It happens to almost everyone, sooner or later: You forget your keys. You storm upstairs on a mission to find…what was it again, exactly? Simply put, as you age, the neural connections that control your memory begin to erode. They misfire. They just don't work as well as they used to.
Slowly, these lapses begin adding up into memory decline that affects your day-to-day life in meaningful ways. Your interdependence and self-determination begin to wear away along with cognitive function. To address this emerging "cognitive epidemic," the James S. McDonnell Foundation has announced a Workshop on Cognitive Aging. (See McDonnell Foundation: Grants for Brain Research and Treatment.) The St. Louis-based organization specifically wants to target questions about age-related memory decline that are still unanswered, including:
- How lab-observable memory decline correlates to perceptible impacts within a person's everyday life
- How external factors (health, trauma, medication) affect memory decline, and how an individual neuron's "internal clock" may provide clues to its own vulnerability
- What the variability in memory scores may tell us about individuals' differing levels of resistance to aging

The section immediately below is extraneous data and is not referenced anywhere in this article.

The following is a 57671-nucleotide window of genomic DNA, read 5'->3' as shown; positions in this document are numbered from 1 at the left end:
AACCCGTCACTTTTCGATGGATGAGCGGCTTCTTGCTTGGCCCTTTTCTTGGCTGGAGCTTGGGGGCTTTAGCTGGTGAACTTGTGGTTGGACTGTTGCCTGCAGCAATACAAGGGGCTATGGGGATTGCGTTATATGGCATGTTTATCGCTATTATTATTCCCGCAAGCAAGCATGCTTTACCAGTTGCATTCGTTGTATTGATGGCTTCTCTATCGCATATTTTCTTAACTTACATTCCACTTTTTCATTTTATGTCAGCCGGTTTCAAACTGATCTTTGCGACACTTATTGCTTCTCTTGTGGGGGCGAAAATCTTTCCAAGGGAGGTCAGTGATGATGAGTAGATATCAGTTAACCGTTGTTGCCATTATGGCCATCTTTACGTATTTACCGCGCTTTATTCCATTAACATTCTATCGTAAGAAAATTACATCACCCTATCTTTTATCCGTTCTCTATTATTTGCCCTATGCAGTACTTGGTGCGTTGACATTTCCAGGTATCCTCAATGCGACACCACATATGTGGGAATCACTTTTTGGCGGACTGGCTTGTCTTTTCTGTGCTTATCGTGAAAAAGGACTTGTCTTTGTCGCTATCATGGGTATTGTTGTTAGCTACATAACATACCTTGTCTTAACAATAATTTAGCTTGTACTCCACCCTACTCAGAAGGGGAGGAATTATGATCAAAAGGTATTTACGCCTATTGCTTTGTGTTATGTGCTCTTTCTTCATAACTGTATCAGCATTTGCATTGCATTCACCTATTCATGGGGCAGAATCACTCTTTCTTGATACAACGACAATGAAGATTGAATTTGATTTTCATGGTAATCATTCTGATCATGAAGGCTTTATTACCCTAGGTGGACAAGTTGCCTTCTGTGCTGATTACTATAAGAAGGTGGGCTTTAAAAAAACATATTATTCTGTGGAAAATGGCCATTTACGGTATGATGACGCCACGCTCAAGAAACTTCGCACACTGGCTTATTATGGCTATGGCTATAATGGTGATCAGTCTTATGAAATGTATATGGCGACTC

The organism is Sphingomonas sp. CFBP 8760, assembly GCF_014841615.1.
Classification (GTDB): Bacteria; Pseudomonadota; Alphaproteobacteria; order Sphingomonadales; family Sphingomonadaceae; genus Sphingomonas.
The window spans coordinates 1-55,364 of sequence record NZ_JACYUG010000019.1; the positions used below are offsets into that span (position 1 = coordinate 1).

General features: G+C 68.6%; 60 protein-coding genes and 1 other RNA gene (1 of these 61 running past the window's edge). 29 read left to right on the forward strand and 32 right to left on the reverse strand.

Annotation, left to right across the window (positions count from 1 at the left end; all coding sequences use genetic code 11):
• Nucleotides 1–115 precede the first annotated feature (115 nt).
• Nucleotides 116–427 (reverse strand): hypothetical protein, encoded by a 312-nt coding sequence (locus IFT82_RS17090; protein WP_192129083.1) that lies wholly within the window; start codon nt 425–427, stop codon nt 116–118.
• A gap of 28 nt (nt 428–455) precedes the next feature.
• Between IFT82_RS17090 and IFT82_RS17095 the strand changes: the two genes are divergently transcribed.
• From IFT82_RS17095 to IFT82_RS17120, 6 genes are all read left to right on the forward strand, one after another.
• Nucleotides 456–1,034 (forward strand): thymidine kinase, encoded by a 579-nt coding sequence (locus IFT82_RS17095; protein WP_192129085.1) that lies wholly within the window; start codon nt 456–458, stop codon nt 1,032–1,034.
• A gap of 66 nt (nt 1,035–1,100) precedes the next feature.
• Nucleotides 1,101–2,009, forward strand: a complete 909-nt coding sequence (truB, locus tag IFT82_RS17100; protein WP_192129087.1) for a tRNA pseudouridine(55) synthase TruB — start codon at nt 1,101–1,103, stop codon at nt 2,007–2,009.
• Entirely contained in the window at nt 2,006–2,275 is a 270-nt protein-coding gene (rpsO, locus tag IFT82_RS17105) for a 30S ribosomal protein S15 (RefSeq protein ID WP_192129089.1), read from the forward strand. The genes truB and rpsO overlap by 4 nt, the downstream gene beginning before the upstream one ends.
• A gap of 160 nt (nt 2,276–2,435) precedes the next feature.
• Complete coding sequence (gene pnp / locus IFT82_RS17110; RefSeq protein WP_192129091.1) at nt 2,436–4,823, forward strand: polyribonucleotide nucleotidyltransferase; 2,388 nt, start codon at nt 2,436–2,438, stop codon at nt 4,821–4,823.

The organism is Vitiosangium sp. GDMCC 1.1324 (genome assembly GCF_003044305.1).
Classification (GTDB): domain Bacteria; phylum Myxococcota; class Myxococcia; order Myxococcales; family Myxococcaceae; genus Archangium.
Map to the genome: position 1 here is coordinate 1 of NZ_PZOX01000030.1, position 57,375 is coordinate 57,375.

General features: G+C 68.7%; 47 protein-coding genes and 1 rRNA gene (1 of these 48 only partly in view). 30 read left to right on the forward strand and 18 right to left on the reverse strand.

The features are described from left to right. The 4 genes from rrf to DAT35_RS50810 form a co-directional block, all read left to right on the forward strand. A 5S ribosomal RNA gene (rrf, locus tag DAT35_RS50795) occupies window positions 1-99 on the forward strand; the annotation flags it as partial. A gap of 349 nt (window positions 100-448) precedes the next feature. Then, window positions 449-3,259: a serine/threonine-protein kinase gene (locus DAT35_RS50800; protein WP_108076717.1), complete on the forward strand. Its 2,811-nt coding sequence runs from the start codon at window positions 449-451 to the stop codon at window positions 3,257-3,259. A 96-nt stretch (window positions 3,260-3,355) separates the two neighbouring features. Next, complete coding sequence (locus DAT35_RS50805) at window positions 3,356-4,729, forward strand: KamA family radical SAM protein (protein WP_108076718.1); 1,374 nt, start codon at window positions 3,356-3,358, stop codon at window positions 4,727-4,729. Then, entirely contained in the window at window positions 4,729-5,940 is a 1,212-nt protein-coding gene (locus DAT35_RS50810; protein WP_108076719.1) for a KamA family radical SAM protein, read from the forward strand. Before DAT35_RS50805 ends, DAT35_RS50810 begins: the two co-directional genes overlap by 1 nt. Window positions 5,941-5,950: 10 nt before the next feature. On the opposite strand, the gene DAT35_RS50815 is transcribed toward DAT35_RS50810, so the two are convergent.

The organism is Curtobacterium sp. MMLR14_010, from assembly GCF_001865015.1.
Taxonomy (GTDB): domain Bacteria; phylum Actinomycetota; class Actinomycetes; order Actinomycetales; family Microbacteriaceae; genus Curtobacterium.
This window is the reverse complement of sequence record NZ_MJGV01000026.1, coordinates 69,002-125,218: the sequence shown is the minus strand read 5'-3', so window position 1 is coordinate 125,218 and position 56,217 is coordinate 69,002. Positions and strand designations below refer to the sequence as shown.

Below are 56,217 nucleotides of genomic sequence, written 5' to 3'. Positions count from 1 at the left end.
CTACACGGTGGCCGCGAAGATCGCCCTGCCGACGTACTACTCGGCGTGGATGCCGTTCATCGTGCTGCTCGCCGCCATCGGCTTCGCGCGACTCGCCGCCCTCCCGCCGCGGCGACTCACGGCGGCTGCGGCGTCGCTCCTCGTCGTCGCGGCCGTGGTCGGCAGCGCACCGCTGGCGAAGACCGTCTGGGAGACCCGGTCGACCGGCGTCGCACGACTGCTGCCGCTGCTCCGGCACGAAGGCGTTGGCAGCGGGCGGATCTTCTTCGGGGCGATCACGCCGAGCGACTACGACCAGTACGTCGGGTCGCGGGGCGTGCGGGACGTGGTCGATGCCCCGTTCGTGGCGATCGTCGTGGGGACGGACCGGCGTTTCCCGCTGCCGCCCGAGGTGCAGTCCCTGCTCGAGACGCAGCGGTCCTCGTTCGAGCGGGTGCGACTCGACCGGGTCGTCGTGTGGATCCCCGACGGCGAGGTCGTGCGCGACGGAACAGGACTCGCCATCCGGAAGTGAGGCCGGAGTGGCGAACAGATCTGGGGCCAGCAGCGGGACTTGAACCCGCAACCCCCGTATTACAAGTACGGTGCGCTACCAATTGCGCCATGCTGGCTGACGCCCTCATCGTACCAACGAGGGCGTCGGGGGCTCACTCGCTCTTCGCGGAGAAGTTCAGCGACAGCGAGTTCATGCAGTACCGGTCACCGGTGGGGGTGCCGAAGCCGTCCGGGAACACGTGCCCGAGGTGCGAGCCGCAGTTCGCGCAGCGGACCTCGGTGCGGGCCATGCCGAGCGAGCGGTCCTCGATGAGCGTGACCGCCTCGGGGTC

The workshop aims to bring together investigators and presenters from a range of perspectives and backgrounds and let them ponder these compelling questions in roundtable format. Rather than tackle the whole issue of age-related decline head-on, the workshop will instead focus on declines in pattern separation — the brain's ability to track and recall the small changes in familiar environments — using the question as a springboard into discussing the psychological, computational, anatomical, and cellular aspects of age-related memory decline.
This workshop dovetails nicely with the McDonnell Foundation's focus on understanding cognition and the linkage of neural systems. (Read McDonnell Foundation Vice President Susan Fitzpatrick's IP profile.) The foundation currently has an RFA out seeking studies aimed at understanding human cognition, but it patently wants to avoid those overambitious studies that attempt to use cognitive imaging to explain the science behind poorly quantified brain activities, such as solving riddles.
The workshop, which will be held October 23-25 at the Dolce Palisades in Palisades, New York, seeks to establish a rich framework in which age-related memory decline issues can be contemplated and theories can be developed and considered. The foundation's work is especially pressing as increasing longevity and the aging Baby Boomer generation ratchet up the need to address age-related issues.